In Matthew Jope & Duncan Pritchard (eds.), New Perspectives on Epistemic Closure. Routledge (forthcoming)
AbstractIn this paper, I offer reasons for thinking that two prominent sceptical arguments in the literature – the underdetermination-based sceptical argument and the closure-based sceptical argument – are less philosophically interesting than is commonly supposed. The underdetermination-based argument begs the question against a non-sceptic and can be dismissed with little fanfare. The closure-based argument, though perhaps not question-begging per se, does rest upon contentious assumptions that a non-sceptic is under no pressure to accept.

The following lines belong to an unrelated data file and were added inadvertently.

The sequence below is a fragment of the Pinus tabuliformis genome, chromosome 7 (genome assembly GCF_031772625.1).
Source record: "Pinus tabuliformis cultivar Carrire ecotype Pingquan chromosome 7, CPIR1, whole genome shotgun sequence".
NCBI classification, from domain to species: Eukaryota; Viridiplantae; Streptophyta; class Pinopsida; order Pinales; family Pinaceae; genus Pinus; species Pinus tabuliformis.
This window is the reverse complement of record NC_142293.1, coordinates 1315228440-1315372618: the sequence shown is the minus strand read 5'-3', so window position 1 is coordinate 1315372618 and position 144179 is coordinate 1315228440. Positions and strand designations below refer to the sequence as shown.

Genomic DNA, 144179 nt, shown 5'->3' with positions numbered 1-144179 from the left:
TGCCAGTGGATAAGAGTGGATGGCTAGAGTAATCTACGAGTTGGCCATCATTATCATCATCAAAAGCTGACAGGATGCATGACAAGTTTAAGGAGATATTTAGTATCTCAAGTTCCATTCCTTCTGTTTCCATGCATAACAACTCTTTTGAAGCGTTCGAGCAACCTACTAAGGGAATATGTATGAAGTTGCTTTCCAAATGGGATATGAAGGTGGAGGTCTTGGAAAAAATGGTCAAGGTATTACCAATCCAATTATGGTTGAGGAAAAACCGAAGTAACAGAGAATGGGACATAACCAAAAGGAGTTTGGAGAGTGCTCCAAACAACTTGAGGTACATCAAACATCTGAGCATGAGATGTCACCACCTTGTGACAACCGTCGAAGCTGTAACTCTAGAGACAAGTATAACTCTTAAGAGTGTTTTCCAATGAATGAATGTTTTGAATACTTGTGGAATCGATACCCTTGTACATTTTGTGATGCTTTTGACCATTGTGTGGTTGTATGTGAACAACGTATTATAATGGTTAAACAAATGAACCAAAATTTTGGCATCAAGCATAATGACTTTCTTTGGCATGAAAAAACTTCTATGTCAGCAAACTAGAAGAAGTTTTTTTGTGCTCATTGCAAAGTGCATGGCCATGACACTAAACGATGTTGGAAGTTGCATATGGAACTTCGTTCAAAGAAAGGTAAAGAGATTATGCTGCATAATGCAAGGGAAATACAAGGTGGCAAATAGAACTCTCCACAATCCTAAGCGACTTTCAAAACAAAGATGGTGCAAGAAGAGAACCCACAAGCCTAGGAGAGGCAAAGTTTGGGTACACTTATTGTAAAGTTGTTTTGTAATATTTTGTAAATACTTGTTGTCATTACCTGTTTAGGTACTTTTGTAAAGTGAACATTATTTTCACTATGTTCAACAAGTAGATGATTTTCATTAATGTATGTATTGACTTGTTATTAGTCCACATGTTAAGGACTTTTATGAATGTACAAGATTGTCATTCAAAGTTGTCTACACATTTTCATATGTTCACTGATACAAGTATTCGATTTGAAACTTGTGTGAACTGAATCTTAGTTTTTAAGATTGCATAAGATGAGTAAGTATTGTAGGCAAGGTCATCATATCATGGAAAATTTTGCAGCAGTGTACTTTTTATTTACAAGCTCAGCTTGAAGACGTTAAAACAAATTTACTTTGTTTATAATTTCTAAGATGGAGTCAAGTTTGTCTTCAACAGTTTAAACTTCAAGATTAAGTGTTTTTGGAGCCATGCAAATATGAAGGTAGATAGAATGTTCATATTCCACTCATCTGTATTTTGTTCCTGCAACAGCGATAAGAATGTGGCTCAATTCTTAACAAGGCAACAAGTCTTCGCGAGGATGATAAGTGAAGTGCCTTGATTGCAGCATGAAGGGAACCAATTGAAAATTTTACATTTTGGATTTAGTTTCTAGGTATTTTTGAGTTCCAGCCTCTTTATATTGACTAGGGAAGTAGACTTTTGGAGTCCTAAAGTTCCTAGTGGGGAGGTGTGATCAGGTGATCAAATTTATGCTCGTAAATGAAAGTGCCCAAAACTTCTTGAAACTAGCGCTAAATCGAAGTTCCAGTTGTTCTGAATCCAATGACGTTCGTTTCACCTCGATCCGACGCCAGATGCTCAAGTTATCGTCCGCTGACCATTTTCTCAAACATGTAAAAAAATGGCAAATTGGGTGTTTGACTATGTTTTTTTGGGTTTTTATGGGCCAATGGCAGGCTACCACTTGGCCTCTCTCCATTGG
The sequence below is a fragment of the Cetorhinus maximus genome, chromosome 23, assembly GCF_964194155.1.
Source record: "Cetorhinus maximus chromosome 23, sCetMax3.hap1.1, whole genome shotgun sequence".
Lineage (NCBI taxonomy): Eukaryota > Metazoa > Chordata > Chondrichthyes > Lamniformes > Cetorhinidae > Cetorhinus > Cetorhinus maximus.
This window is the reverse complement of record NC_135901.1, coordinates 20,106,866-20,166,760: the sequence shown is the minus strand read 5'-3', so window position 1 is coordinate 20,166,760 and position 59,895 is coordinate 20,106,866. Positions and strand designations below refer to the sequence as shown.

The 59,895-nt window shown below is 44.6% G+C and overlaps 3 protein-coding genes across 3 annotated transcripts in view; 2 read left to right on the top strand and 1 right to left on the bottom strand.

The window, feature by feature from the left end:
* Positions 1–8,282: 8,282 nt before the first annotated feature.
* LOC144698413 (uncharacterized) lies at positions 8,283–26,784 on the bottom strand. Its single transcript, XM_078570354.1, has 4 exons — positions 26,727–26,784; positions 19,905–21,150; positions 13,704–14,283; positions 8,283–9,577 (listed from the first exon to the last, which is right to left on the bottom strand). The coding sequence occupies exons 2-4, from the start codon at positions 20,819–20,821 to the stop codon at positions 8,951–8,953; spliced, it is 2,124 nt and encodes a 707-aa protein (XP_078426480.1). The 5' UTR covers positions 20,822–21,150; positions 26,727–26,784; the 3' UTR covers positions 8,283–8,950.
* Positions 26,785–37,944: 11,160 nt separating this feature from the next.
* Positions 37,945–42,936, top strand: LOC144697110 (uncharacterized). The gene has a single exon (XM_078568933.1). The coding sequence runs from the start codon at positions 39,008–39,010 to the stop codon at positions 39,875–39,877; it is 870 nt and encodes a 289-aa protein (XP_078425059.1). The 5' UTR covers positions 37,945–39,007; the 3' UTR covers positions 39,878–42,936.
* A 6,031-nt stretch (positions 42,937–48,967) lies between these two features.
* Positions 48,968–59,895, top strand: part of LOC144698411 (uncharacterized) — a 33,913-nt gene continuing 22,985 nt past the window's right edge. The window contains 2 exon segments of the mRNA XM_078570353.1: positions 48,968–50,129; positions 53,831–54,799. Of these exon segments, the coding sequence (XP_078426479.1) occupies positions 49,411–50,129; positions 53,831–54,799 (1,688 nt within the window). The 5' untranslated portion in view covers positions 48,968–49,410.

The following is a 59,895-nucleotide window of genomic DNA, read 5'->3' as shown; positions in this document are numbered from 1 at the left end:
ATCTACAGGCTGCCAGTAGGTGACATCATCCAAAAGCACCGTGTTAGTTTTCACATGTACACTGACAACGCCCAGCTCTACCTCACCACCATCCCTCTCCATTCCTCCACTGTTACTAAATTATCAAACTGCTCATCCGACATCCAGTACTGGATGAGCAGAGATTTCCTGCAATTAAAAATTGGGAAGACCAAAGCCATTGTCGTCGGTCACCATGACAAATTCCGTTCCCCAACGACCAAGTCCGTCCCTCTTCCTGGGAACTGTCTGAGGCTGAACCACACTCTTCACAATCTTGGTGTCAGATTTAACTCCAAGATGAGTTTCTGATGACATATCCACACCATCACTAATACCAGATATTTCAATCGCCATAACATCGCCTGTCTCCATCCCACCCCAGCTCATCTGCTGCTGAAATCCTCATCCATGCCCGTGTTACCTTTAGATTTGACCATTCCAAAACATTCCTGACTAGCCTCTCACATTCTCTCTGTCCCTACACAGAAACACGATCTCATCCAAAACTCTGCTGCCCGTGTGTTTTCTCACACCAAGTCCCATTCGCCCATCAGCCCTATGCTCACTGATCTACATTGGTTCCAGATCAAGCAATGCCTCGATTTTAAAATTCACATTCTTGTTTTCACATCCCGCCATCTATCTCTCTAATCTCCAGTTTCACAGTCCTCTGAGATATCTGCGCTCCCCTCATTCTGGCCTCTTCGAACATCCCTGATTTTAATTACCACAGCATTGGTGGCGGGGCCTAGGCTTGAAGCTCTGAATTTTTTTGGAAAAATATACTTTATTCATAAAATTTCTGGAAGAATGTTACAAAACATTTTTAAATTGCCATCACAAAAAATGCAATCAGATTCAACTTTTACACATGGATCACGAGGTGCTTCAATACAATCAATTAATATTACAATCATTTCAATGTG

Archival historyFirst archival date: 2021-05-11
Latest version: 4 (2022-07-19)
View all versions
Added to PP
Historical graph of downloads since first upload
This graph includes both downloads from PhilArchive and clicks on external links on PhilPapers.How can I increase my downloads?